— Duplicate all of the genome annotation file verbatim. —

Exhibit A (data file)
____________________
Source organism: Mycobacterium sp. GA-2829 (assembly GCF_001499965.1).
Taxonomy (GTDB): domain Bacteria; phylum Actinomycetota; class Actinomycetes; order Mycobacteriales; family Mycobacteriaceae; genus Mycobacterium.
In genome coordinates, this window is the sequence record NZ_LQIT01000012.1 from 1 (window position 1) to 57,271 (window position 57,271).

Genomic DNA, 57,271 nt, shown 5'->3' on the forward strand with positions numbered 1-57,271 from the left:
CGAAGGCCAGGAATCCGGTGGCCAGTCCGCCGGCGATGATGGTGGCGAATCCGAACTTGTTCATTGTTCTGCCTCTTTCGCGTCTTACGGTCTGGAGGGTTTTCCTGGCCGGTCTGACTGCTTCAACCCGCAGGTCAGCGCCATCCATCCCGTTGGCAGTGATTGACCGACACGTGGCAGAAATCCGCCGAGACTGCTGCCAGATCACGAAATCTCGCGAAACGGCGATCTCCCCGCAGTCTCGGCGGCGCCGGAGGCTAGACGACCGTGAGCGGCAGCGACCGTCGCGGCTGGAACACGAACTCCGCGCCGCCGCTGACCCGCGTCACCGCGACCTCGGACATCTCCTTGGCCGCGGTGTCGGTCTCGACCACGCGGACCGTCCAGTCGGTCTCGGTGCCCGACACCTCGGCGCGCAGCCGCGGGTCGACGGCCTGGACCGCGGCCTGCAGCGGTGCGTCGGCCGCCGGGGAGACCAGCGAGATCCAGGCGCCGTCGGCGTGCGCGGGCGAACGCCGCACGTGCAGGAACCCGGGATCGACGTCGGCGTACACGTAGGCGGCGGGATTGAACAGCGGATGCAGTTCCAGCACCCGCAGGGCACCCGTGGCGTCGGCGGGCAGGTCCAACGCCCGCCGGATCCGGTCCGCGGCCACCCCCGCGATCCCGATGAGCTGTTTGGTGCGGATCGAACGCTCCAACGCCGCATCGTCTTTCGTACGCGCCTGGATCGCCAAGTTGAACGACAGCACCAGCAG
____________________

Source organism: Mycobacterium sp. GA-2829 (assembly GCF_001499965.1).
Taxonomy (GTDB): domain Bacteria; phylum Actinomycetota; class Actinomycetes; order Mycobacteriales; family Mycobacteriaceae; genus Mycobacterium.
In genome coordinates, this window is the sequence record NZ_LQIT01000012.1 from 1 (window position 1) to 57,271 (window position 57,271).

Genomic DNA, 57,271 nt, shown 5'->3' on the forward strand with positions numbered 1-57,271 from the left:
CGAAGGCCAGGAATCCGGTGGCCAGTCCGCCGGCGATGATGGTGGCGAATCCGAACTTGTTCATTGTTCTGCCTCTTTCGCGTCTTACGGTCTGGAGGGTTTTCCTGGCCGGTCTGACTGCTTCAACCCGCAGGTCAGCGCCATCCATCCCGTTGGCAGTGATTGACCGACACGTGGCAGAAATCCGCCGAGACTGCTGCCAGATCACGAAATCTCGCGAAACGGCGATCTCCCCGCAGTCTCGGCGGCGCCGGAGGCTAGACGACCGTGAGCGGCAGCGACCGTCGCGGCTGGAACACGAACTCCGCGCCGCCGCTGACCCGCGTCACCGCGACCTCGGACATCTCCTTGGCCGCGGTGTCGGTCTCGACCACGCGGACCGTCCAGTCGGTCTCGGTGCCCGACACCTCGGCGCGCAGCCGCGGGTCGACGGCCTGGACCGCGGCCTGCAGCGGTGCGTCGGCCGCCGGGGAGACCAGCGAGATCCAGGCGCCGTCGGCGTGCGCGGGCGAACGCCGCACGTGCAGGAACCCGGGATCGACGTCGGCGTACACGTAGGCGGCGGGATTGAACAGCGGATGCAGTTCCAGCACCCGCAGGGCACCCGTGGCGTCGGCGGGCAGGTCCAACGCCCGCCGGATCCGGTCCGCGGCCACCCCCGCGATCCCGATGAGCTGTTTGGTGCGGATCGAACGCTCCAACGCCGCATCGTCTTTCGTACGCGCCTGGATCGCCAAGTTGAACGACAGCACCAGCAG